Staying in the CT circuit we go to the current return terminals. These wires connect back to the neutral to create a return path for the current.


After tracing out all of the current wires we trace out the voltage wires. Notice that in this case the voltage wires connect directly to the service wires. If we were using PT’s in this service we would connect the voltage wires to the PTs.

What voltage should you expect in this service? You should expect to see a voltage of 240v between each phase. Also from each phase to ground or neutral you should expect to see 120v. Now there are some odd 480v services out there that use this service so be aware.

Where do we normally see the form 4s?

The form 4s meter is a transformer rated, also known as a CT meter, and is typically installed on large residences who have 400 amp or larger services.

It is also found on large businesses with the same requirements. Also, it can also be found on temporary services. These can include saw services or temporary trailers for schools.

Form 2s Meter Wiring Diagram

By far the most commonly used meter in the United States is the form 2s meter. Here is a form 2s meter wiring diagram. I also want to offer some notes about the form 2s service here.

Where is the Form 2s Meter Installed

Being the most popular meter out there it comes as no surprise that the form 2s meter is installed on both residences and businesses. It comes in both regular Kwh only format and is available with a demand register as well. Regardless the meter socket for the form 2s meter is wired the same way.

The Form 2s Meter Wiring Diagram

Ok, now that we know where the form 2s meter is installed let’s take a look at the form 2s meter wiring diagram. Notice that the form 2s meter is what is known as a self-contained meter form. This means that the meter is in series with the load. So, when the meter is pulled out of the meter socket the power to the service will go off. Of course, this happens so long as there is not a bypass meter base installed.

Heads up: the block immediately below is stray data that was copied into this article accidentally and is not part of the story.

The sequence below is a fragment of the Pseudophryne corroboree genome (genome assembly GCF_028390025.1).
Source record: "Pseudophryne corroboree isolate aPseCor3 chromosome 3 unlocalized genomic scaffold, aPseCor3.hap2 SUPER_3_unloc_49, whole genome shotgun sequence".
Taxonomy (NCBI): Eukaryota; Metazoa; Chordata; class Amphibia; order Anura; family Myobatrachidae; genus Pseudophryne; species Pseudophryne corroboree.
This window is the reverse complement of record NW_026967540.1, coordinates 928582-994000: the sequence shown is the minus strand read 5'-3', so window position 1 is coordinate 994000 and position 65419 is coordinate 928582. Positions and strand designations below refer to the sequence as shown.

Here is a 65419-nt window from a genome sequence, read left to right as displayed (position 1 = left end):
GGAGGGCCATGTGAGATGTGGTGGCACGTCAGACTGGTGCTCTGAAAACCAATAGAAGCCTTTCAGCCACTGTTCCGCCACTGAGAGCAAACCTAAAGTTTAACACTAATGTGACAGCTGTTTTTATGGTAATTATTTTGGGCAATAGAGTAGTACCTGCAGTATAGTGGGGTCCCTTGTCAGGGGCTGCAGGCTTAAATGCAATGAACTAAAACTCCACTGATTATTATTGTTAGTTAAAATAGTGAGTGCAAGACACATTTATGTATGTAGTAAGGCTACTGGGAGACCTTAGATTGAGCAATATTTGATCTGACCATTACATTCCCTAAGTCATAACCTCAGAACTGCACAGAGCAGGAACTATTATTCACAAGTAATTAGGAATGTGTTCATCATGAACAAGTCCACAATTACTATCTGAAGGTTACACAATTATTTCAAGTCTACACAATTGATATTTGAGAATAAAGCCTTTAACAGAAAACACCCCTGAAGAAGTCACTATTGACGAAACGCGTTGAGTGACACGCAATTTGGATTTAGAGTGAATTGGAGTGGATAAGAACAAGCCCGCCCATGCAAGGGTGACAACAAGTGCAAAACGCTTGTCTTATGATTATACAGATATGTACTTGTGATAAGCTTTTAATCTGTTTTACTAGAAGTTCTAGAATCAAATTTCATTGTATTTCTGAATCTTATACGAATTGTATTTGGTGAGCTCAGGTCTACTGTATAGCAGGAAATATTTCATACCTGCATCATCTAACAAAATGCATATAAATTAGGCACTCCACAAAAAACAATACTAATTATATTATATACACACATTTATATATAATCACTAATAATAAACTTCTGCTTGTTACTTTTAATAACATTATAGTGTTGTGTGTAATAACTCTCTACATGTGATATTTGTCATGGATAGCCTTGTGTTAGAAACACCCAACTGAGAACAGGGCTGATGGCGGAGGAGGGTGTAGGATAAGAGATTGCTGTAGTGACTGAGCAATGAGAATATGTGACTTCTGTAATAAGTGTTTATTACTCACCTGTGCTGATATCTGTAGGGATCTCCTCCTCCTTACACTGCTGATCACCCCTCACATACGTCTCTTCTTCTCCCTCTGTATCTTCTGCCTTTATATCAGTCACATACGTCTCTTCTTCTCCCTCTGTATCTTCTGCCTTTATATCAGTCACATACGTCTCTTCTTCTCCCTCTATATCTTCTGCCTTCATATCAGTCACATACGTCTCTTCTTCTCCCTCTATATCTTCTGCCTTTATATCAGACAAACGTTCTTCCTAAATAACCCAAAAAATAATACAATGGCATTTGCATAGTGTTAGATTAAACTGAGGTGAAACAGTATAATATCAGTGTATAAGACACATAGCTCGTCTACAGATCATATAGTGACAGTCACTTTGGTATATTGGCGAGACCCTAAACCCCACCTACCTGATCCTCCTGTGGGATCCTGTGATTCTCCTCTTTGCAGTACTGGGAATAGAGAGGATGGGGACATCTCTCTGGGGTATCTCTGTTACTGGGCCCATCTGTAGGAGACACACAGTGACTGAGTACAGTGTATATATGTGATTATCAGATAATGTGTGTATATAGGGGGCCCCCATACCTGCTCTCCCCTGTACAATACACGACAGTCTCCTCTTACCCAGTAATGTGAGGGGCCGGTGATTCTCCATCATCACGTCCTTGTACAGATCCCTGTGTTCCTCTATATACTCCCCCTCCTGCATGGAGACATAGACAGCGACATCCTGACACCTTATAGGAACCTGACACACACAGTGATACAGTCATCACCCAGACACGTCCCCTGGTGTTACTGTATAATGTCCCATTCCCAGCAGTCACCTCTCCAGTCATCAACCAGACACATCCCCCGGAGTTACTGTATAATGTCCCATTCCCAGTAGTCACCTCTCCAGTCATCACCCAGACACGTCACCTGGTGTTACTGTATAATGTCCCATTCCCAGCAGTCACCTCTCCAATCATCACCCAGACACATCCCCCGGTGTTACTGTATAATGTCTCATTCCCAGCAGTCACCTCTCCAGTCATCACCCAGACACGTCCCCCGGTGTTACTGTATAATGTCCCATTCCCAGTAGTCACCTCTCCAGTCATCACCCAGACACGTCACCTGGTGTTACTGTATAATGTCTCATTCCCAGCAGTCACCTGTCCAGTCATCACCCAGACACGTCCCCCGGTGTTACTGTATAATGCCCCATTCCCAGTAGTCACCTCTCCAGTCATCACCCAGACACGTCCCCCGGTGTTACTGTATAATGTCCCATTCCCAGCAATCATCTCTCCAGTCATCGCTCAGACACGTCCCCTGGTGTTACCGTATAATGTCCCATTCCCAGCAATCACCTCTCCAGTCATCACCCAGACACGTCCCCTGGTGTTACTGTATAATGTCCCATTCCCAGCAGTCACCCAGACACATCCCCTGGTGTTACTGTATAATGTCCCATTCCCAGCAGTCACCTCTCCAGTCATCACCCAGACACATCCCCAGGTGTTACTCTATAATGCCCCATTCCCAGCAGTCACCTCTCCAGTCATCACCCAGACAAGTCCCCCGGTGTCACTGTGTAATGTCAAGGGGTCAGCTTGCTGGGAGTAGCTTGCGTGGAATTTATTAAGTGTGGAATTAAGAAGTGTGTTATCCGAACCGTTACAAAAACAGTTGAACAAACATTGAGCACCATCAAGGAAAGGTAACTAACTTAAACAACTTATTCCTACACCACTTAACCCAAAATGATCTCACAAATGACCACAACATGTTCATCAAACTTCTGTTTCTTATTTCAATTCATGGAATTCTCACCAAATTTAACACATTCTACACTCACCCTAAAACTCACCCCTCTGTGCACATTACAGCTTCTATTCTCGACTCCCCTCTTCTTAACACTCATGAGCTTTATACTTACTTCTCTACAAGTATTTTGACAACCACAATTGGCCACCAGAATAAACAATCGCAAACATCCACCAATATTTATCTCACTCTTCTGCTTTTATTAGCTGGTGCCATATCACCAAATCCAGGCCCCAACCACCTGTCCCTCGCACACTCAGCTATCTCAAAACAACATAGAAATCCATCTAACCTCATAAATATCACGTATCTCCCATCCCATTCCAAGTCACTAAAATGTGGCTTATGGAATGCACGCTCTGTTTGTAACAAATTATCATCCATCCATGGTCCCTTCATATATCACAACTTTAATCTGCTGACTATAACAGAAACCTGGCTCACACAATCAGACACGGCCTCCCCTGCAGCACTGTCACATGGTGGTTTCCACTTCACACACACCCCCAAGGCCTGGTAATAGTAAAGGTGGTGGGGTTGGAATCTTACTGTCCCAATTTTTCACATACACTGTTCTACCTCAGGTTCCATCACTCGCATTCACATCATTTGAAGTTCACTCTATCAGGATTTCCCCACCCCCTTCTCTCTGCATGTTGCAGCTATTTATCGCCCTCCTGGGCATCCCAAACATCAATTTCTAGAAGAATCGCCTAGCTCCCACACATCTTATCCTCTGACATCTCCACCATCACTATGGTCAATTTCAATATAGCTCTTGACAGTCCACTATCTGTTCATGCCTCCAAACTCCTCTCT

Alright, the power comes in from the utility on the line side of the meter base which is the top side. There are two terminals that the two phase wires will attach to. These terminals connect to the jaws that hold the meter in the socket. The next thing that you notice is the neutral wire. The neutral connects to a lug that is normally but not always in the center of the meter socket. Continuing on we see the ground connection. Most meter sockets now contain terminals specifically for the ground wire. This wire is connected to a driven ground rod.

On the bottom side of the meter socket we have the load side terminals. This is where you connect the wires that go into the house and connect to the panel. Notice that you also have both phase wires and a neutral.

I also want to make note of the colors in this diagram. The colors were chosen so they show up on the diagram. Always be sure to follow local and national codes with regard to wire color codes.


The most common voltage for this type of service is 120/240. This means that if you check the voltage between the two phase wires you should get 240v. And if you check the voltage from each phase to ground or neutral you should get 120v. If you are having problems with the voltage on this service check out this post on flickering and dimming lights to help you with troubleshooting.

Form 9s Meter Wiring Diagram

One of the questions that I often get is about how to wire a form 9s meter. Since I get this question so often I thought I would put up a form 9s meter wiring diagram. Here it is with comments about the form 9s meter wiring diagram below.

About the Form 9s Meter Wiring Diagram

The form 9s meter is one of the most commonly used meter forms. S0, as you begin to study the wiring diagram I want to make note of a few things. First is that the colors that I chose were chosen at random. That is because there is no universally accepted color code. You need to make sure that when you are doing the wiring that you adhere to your utilities color code.